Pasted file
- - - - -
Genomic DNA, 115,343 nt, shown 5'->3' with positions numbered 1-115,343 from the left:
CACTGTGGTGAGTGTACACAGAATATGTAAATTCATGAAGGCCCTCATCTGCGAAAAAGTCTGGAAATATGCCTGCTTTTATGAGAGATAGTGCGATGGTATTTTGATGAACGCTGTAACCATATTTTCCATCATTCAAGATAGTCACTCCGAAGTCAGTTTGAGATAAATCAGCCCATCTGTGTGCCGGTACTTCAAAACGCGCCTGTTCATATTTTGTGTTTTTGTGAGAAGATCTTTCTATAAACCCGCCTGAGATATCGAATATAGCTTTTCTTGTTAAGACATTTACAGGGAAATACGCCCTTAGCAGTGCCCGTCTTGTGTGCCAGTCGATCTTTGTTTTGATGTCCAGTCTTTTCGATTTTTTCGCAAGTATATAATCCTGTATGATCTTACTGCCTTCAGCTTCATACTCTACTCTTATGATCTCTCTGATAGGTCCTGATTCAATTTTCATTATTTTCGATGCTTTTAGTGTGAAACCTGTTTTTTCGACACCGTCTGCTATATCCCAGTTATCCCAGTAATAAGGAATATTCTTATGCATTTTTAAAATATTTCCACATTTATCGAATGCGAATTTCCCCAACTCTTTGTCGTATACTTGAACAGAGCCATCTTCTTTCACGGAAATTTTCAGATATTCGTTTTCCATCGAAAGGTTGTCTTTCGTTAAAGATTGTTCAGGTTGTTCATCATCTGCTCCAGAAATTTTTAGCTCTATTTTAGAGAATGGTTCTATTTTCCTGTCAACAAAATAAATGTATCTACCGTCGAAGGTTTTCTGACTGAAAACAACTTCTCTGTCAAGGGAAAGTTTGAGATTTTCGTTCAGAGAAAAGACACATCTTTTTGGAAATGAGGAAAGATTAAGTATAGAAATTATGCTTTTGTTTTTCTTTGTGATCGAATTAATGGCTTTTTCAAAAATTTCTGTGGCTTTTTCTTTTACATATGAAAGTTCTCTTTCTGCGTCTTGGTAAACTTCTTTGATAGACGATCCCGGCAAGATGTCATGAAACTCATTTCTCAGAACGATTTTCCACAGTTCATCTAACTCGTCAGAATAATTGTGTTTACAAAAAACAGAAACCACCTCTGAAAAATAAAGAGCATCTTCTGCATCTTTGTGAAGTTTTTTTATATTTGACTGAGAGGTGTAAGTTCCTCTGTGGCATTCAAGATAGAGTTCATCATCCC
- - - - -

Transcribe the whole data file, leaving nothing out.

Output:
Genomic DNA, 115,343 nt, shown 5'->3' with positions numbered 1-115,343 from the left:
CACTGTGGTGAGTGTACACAGAATATGTAAATTCATGAAGGCCCTCATCTGCGAAAAAGTCTGGAAATATGCCTGCTTTTATGAGAGATAGTGCGATGGTATTTTGATGAACGCTGTAACCATATTTTCCATCATTCAAGATAGTCACTCCGAAGTCAGTTTGAGATAAATCAGCCCATCTGTGTGCCGGTACTTCAAAACGCGCCTGTTCATATTTTGTGTTTTTGTGAGAAGATCTTTCTATAAACCCGCCTGAGATATCGAATATAGCTTTTCTTGTTAAGACATTTACAGGGAAATACGCCCTTAGCAGTGCCCGTCTTGTGTGCCAGTCGATCTTTGTTTTGATGTCCAGTCTTTTCGATTTTTTCGCAAGTATATAATCCTGTATGATCTTACTGCCTTCAGCTTCATACTCTACTCTTATGATCTCTCTGATAGGTCCTGATTCAATTTTCATTATTTTCGATGCTTTTAGTGTGAAACCTGTTTTTTCGACACCGTCTGCTATATCCCAGTTATCCCAGTAATAAGGAATATTCTTATGCATTTTTAAAATATTTCCACATTTATCGAATGCGAATTTCCCCAACTCTTTGTCGTATACTTGAACAGAGCCATCTTCTTTCACGGAAATTTTCAGATATTCGTTTTCCATCGAAAGGTTGTCTTTCGTTAAAGATTGTTCAGGTTGTTCATCATCTGCTCCAGAAATTTTTAGCTCTATTTTAGAGAATGGTTCTATTTTCCTGTCAACAAAATAAATGTATCTACCGTCGAAGGTTTTCTGACTGAAAACAACTTCTCTGTCAAGGGAAAGTTTGAGATTTTCGTTCAGAGAAAAGACACATCTTTTTGGAAATGAGGAAAGATTAAGTATAGAAATTATGCTTTTGTTTTTCTTTGTGATCGAATTAATGGCTTTTTCAAAAATTTCTGTGGCTTTTTCTTTTACATATGAAAGTTCTCTTTCTGCGTCTTGGTAAACTTCTTTGATAGACGATCCCGGCAAGATGTCATGAAACTCATTTCTCAGAACGATTTTCCACAGTTCATCTAACTCGTCAGAATAATTGTGTTTACAAAAAACAGAAACCACCTCTGAAAAATAAAGAGCATCTTCTGCATCTTTGTGAAGTTTTTTTATATTTGACTGAGAGGTGTAAGTTCCTCTGTGGCATTCAAGATAGAGTTCATCATCCC